At first, Kathy was a bit nervous about talking with me. She seemed convinced that I should talk with Swami ji instead, that she would not be able to provide the right answers to my questions. Still, she hesitantly agreed to sit and talk with me for a bit about her experiences and interpretations of VSNY and ritual. When I asked Kathy about her interpretation of the waving of the incense before aarti, she explained that it was a ritual that was done as a gift to God. She clarified this point by comparing the waving of incense with the presentation of flowers and candles on the altar. Just as the flowers and candles are gifts to God, so is the incense. I was struck by how, while this action was done on the sidelines of the public ritual, Kathy was still aware of it and considered it to be a Hindu ritual that she had to explain carefully to me. It also seemed to be an affirmation of Western congregation member’s knowledge and acceptance of the use of Hindu rituals in the organization. While this ritual did not evolve from the Christian tradition, Kathy still felt comfortable enough to discuss it with me and obviously didn’t feel that it disqualified her from attending this service.
Having received viewpoints on devotional song and ritual from different members of the congregation, I was interested to see how Swami Tathagatananda viewed devotional music and why it was that he decided to make it a part of his services. Swami Tatagathananda, a kind Bengali man in his eighties, had stressed to me on several previous occasions his desire to help Americans achieve happiness. (By “American,” he meant people of European descent.) The vision of Vedanta that he consistently presented to me was congruent with the teachings of Swami Vivekananda, which emphasized the philosophical aspects of Vedanta and de-emphasized the importance of Sri Ramakrishna (Jackson 1994, 35-36). Since the philosophical aspects of Vedanta were so obviously his focus for me in previous conversations, I was interested to see how he would answer my questions that had more to do with ritual than with the philosophy. On March 31, 2005, I specifically questioned Swami ji about ritual activity in the Vedanta Society of New York and was amazed at his ability to evade my questions on ritual and to direct the conversation toward philosophy. Throughout the conversation I was torn between thinking that this was due to language differences and communication problems or that Swami ji simply thought that it would be in my best interest to discuss philosophical topics instead.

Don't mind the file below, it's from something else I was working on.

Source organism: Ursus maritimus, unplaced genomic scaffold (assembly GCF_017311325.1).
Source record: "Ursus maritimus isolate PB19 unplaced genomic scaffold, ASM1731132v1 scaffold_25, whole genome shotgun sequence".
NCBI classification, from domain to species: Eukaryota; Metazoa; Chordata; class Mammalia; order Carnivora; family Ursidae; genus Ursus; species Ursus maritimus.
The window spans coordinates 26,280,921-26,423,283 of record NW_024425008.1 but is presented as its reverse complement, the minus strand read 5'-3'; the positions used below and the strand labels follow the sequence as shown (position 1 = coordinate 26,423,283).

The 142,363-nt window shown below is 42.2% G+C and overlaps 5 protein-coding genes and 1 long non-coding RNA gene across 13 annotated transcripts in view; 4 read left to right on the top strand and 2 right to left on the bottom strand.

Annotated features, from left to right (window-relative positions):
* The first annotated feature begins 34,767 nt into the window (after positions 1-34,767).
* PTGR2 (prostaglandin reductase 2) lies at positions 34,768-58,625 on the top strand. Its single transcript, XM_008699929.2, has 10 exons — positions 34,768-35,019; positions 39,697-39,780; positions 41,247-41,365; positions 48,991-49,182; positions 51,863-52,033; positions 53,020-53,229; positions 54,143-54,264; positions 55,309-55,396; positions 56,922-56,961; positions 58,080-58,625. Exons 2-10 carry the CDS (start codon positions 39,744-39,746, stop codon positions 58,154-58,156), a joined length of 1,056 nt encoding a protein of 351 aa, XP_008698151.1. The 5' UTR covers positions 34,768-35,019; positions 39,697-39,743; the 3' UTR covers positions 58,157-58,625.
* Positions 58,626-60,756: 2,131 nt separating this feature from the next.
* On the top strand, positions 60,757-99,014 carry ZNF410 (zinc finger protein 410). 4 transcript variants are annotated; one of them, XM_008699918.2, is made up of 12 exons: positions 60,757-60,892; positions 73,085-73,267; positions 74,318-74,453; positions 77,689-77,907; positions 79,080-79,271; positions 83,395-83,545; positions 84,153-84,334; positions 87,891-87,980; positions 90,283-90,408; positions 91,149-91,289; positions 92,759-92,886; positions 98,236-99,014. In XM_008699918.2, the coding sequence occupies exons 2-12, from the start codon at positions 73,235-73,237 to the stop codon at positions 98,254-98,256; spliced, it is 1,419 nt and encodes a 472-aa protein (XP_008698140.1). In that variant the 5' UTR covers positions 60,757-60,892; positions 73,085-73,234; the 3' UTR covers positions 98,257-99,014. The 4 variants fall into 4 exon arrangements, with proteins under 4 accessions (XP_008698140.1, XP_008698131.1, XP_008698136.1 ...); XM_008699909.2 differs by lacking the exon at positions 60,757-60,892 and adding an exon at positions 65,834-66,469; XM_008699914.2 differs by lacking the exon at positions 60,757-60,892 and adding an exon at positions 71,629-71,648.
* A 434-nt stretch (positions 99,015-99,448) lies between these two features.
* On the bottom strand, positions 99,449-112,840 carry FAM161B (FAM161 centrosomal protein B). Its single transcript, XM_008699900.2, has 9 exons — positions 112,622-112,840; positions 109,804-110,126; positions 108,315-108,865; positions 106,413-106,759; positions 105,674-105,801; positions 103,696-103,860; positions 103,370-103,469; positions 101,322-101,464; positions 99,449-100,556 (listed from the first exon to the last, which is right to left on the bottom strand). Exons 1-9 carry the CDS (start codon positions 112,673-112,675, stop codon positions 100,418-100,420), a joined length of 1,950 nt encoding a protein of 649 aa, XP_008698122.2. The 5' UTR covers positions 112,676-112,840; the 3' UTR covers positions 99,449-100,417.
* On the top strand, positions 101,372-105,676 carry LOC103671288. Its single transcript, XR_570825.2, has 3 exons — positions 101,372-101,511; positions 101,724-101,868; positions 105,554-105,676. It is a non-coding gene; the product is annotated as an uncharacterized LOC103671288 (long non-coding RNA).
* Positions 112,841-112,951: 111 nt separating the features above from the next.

Attempting to keep the Vedanta Society’s universal appeal and open-mindedness, Swami Tathagatanada seems torn about how to understand the place of ritual within the Vedanta Society. Although he often says that spirituality without ritual is impossible for the common person, this is what he professes happens at VSNY. When I questioned Swami ji about the rituals within the Vedanta Society on March 31, 2005 he stated: